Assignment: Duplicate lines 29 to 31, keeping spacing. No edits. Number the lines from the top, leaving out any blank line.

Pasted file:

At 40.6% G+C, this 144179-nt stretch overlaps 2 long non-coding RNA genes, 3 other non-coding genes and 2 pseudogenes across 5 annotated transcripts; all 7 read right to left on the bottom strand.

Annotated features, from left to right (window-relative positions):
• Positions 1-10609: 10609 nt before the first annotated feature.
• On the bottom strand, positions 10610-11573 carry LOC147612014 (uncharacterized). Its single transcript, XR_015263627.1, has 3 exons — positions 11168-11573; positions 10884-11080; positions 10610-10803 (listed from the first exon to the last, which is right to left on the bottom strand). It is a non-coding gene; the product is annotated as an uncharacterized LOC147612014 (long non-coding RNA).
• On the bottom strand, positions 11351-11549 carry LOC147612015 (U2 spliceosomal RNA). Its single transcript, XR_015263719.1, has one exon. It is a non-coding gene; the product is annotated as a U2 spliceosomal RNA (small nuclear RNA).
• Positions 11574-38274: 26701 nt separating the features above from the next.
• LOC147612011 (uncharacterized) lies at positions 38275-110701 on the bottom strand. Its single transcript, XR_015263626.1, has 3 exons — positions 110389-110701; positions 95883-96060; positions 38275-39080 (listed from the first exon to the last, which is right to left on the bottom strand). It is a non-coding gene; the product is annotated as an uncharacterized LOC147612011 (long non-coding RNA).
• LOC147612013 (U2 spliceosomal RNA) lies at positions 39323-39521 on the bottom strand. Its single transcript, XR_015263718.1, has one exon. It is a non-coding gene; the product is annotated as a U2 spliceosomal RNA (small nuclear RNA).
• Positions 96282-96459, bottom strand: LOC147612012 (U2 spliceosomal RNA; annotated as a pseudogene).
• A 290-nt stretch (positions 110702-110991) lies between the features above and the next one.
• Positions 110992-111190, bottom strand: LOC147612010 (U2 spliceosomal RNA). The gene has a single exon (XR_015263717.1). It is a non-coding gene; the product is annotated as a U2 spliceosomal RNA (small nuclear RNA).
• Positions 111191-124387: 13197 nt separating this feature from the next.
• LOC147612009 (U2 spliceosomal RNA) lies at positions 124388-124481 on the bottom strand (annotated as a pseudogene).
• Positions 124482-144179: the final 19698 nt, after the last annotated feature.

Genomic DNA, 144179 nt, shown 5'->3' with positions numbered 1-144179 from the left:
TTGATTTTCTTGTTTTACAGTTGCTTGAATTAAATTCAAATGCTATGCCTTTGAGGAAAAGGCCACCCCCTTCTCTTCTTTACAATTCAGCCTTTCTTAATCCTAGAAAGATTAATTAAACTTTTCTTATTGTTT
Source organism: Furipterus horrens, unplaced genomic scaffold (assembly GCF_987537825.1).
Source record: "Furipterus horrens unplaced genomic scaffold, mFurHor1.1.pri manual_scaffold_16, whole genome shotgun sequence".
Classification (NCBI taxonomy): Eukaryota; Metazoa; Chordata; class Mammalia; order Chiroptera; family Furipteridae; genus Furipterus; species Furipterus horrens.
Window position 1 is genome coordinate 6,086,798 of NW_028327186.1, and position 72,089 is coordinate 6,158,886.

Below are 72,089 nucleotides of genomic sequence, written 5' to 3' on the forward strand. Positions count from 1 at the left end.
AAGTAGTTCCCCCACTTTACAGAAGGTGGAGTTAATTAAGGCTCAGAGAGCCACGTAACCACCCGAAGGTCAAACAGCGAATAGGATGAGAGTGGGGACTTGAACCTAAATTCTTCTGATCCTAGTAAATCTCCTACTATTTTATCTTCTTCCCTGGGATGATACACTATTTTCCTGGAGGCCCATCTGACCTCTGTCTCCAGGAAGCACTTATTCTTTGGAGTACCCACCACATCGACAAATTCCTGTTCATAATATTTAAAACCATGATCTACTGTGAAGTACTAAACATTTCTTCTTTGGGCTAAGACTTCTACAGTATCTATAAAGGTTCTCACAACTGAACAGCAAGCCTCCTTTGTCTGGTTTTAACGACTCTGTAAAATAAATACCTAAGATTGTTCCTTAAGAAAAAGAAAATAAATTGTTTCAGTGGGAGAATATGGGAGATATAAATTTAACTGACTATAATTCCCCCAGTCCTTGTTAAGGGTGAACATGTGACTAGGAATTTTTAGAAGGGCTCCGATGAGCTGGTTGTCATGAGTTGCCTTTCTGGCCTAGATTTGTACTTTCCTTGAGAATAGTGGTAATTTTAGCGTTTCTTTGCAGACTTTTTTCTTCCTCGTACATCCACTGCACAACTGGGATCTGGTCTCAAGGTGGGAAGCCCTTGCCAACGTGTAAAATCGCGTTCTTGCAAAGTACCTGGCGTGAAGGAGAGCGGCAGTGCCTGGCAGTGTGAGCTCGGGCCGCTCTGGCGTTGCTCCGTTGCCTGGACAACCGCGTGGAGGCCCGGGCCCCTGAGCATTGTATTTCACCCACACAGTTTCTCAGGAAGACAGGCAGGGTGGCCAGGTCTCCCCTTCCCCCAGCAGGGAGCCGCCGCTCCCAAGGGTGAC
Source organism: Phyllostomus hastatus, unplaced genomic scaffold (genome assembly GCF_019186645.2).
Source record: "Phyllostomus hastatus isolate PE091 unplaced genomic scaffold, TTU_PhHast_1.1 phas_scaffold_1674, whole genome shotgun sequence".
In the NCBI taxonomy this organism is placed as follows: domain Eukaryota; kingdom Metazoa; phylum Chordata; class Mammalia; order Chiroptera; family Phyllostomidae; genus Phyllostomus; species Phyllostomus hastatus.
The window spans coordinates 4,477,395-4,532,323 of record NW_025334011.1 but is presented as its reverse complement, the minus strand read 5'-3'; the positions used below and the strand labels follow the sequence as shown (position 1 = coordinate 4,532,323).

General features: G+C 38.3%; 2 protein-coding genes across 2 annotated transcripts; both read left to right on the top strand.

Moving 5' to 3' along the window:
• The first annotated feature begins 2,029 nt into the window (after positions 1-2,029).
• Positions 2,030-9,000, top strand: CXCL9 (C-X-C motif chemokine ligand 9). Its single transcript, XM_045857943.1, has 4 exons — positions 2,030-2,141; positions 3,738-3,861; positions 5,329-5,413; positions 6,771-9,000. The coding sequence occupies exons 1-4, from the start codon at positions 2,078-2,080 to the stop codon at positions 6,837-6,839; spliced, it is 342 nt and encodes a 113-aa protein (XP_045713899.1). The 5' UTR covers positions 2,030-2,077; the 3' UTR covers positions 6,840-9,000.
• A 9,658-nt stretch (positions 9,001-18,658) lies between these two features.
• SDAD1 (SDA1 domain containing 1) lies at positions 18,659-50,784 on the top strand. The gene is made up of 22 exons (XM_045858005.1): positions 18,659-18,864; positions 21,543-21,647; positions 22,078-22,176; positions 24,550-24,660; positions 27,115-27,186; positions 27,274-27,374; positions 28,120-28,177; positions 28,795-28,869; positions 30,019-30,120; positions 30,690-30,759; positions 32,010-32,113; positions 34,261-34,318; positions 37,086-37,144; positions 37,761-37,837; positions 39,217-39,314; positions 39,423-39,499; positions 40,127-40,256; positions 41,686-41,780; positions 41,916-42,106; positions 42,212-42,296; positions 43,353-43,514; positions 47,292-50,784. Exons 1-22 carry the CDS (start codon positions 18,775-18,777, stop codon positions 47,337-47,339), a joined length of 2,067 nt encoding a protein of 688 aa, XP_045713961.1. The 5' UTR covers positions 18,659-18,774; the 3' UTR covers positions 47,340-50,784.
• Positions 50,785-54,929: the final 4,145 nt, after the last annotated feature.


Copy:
• The first annotated feature begins 2,029 nt into the window (after positions 1-2,029).
• Positions 2,030-9,000, top strand: CXCL9 (C-X-C motif chemokine ligand 9). Its single transcript, XM_045857943.1, has 4 exons — positions 2,030-2,141; positions 3,738-3,861; positions 5,329-5,413; positions 6,771-9,000. The coding sequence occupies exons 1-4, from the start codon at positions 2,078-2,080 to the stop codon at positions 6,837-6,839; spliced, it is 342 nt and encodes a 113-aa protein (XP_045713899.1). The 5' UTR covers positions 2,030-2,077; the 3' UTR covers positions 6,840-9,000.
• A 9,658-nt stretch (positions 9,001-18,658) lies between these two features.